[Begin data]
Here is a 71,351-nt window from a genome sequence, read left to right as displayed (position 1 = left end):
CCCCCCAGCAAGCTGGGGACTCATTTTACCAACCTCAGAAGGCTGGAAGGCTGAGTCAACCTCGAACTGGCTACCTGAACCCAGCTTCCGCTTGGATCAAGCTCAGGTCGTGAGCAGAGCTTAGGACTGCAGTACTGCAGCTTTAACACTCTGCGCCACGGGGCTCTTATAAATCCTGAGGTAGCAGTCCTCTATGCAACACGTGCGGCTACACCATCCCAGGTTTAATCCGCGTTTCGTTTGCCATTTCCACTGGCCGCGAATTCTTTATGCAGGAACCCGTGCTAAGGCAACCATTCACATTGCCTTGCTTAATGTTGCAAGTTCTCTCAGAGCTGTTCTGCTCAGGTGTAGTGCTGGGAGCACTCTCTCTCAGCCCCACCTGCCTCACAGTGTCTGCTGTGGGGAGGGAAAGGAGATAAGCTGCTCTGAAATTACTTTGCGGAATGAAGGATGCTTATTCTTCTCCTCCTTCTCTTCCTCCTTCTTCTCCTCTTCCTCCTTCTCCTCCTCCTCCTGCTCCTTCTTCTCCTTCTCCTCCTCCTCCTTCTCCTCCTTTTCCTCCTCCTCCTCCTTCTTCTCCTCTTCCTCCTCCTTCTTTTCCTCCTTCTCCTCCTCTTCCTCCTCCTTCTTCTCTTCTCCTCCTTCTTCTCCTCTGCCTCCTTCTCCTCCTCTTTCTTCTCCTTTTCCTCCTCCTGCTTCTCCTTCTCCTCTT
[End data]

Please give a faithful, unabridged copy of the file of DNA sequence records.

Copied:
Here is a 71,351-nt window from a genome sequence, read left to right as displayed (position 1 = left end):
CCCCCCAGCAAGCTGGGGACTCATTTTACCAACCTCAGAAGGCTGGAAGGCTGAGTCAACCTCGAACTGGCTACCTGAACCCAGCTTCCGCTTGGATCAAGCTCAGGTCGTGAGCAGAGCTTAGGACTGCAGTACTGCAGCTTTAACACTCTGCGCCACGGGGCTCTTATAAATCCTGAGGTAGCAGTCCTCTATGCAACACGTGCGGCTACACCATCCCAGGTTTAATCCGCGTTTCGTTTGCCATTTCCACTGGCCGCGAATTCTTTATGCAGGAACCCGTGCTAAGGCAACCATTCACATTGCCTTGCTTAATGTTGCAAGTTCTCTCAGAGCTGTTCTGCTCAGGTGTAGTGCTGGGAGCACTCTCTCTCAGCCCCACCTGCCTCACAGTGTCTGCTGTGGGGAGGGAAAGGAGATAAGCTGCTCTGAAATTACTTTGCGGAATGAAGGATGCTTATTCTTCTCCTCCTTCTCTTCCTCCTTCTTCTCCTCTTCCTCCTTCTCCTCCTCCTCCTGCTCCTTCTTCTCCTTCTCCTCCTCCTCCTTCTCCTCCTTTTCCTCCTCCTCCTCCTTCTTCTCCTCTTCCTCCTCCTTCTTTTCCTCCTTCTCCTCCTCTTCCTCCTCCTTCTTCTCTTCTCCTCCTTCTTCTCCTCTGCCTCCTTCTCCTCCTCTTTCTTCTCCTTTTCCTCCTCCTGCTTCTCCTTCTCCTCTT